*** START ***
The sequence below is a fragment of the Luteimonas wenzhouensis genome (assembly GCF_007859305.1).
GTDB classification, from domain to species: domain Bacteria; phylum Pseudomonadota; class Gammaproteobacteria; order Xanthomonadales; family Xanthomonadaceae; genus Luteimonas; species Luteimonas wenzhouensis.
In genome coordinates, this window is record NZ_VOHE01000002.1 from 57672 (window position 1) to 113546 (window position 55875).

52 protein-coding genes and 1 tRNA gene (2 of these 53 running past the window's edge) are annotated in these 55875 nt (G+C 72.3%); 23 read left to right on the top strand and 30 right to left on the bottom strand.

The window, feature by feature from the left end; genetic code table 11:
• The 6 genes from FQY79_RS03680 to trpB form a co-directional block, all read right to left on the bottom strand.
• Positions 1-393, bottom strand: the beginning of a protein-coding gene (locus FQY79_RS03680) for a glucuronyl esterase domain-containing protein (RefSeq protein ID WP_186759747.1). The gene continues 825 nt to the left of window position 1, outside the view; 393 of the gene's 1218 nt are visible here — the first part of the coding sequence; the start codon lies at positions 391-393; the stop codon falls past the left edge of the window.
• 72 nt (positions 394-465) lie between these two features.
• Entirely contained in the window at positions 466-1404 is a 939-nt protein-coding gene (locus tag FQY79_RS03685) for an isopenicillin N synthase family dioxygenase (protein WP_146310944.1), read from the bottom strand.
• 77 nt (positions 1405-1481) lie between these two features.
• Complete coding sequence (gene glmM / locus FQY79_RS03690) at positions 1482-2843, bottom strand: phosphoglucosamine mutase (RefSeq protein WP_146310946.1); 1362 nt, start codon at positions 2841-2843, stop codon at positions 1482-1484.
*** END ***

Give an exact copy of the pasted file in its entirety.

The sequence below is a fragment of the Luteimonas wenzhouensis genome (assembly GCF_007859305.1).
GTDB classification, from domain to species: domain Bacteria; phylum Pseudomonadota; class Gammaproteobacteria; order Xanthomonadales; family Xanthomonadaceae; genus Luteimonas; species Luteimonas wenzhouensis.
In genome coordinates, this window is record NZ_VOHE01000002.1 from 57672 (window position 1) to 113546 (window position 55875).

52 protein-coding genes and 1 tRNA gene (2 of these 53 running past the window's edge) are annotated in these 55875 nt (G+C 72.3%); 23 read left to right on the top strand and 30 right to left on the bottom strand.

The window, feature by feature from the left end; genetic code table 11:
• The 6 genes from FQY79_RS03680 to trpB form a co-directional block, all read right to left on the bottom strand.
• Positions 1-393, bottom strand: the beginning of a protein-coding gene (locus FQY79_RS03680) for a glucuronyl esterase domain-containing protein (RefSeq protein ID WP_186759747.1). The gene continues 825 nt to the left of window position 1, outside the view; 393 of the gene's 1218 nt are visible here — the first part of the coding sequence; the start codon lies at positions 391-393; the stop codon falls past the left edge of the window.
• 72 nt (positions 394-465) lie between these two features.
• Entirely contained in the window at positions 466-1404 is a 939-nt protein-coding gene (locus tag FQY79_RS03685) for an isopenicillin N synthase family dioxygenase (protein WP_146310944.1), read from the bottom strand.
• 77 nt (positions 1405-1481) lie between these two features.
• Complete coding sequence (gene glmM / locus FQY79_RS03690) at positions 1482-2843, bottom strand: phosphoglucosamine mutase (RefSeq protein WP_146310946.1); 1362 nt, start codon at positions 2841-2843, stop codon at positions 1482-1484.